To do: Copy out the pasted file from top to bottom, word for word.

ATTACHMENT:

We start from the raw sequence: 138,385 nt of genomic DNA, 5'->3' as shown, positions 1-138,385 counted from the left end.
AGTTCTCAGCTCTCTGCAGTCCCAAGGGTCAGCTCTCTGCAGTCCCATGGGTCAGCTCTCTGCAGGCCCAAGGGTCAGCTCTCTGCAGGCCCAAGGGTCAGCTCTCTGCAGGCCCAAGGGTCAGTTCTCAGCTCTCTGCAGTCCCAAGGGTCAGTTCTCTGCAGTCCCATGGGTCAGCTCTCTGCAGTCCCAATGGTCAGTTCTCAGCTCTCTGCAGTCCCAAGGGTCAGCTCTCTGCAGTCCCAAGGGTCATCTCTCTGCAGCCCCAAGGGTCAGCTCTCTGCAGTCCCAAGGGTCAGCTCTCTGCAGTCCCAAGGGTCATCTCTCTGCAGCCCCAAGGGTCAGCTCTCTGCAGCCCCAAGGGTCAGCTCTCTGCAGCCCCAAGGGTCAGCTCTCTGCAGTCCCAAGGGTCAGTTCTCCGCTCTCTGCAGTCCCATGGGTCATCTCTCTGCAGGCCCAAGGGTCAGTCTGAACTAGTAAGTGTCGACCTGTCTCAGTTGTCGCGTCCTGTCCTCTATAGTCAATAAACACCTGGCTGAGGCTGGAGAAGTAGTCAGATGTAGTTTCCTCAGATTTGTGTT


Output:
We start from the raw sequence: 138,385 nt of genomic DNA, 5'->3' as shown, positions 1-138,385 counted from the left end.
AGTTCTCAGCTCTCTGCAGTCCCAAGGGTCAGCTCTCTGCAGTCCCATGGGTCAGCTCTCTGCAGGCCCAAGGGTCAGCTCTCTGCAGGCCCAAGGGTCAGCTCTCTGCAGGCCCAAGGGTCAGTTCTCAGCTCTCTGCAGTCCCAAGGGTCAGTTCTCTGCAGTCCCATGGGTCAGCTCTCTGCAGTCCCAATGGTCAGTTCTCAGCTCTCTGCAGTCCCAAGGGTCAGCTCTCTGCAGTCCCAAGGGTCATCTCTCTGCAGCCCCAAGGGTCAGCTCTCTGCAGTCCCAAGGGTCAGCTCTCTGCAGTCCCAAGGGTCATCTCTCTGCAGCCCCAAGGGTCAGCTCTCTGCAGCCCCAAGGGTCAGCTCTCTGCAGCCCCAAGGGTCAGCTCTCTGCAGTCCCAAGGGTCAGTTCTCCGCTCTCTGCAGTCCCATGGGTCATCTCTCTGCAGGCCCAAGGGTCAGTCTGAACTAGTAAGTGTCGACCTGTCTCAGTTGTCGCGTCCTGTCCTCTATAGTCAATAAACACCTGGCTGAGGCTGGAGAAGTAGTCAGATGTAGTTTCCTCAGATTTGTGTT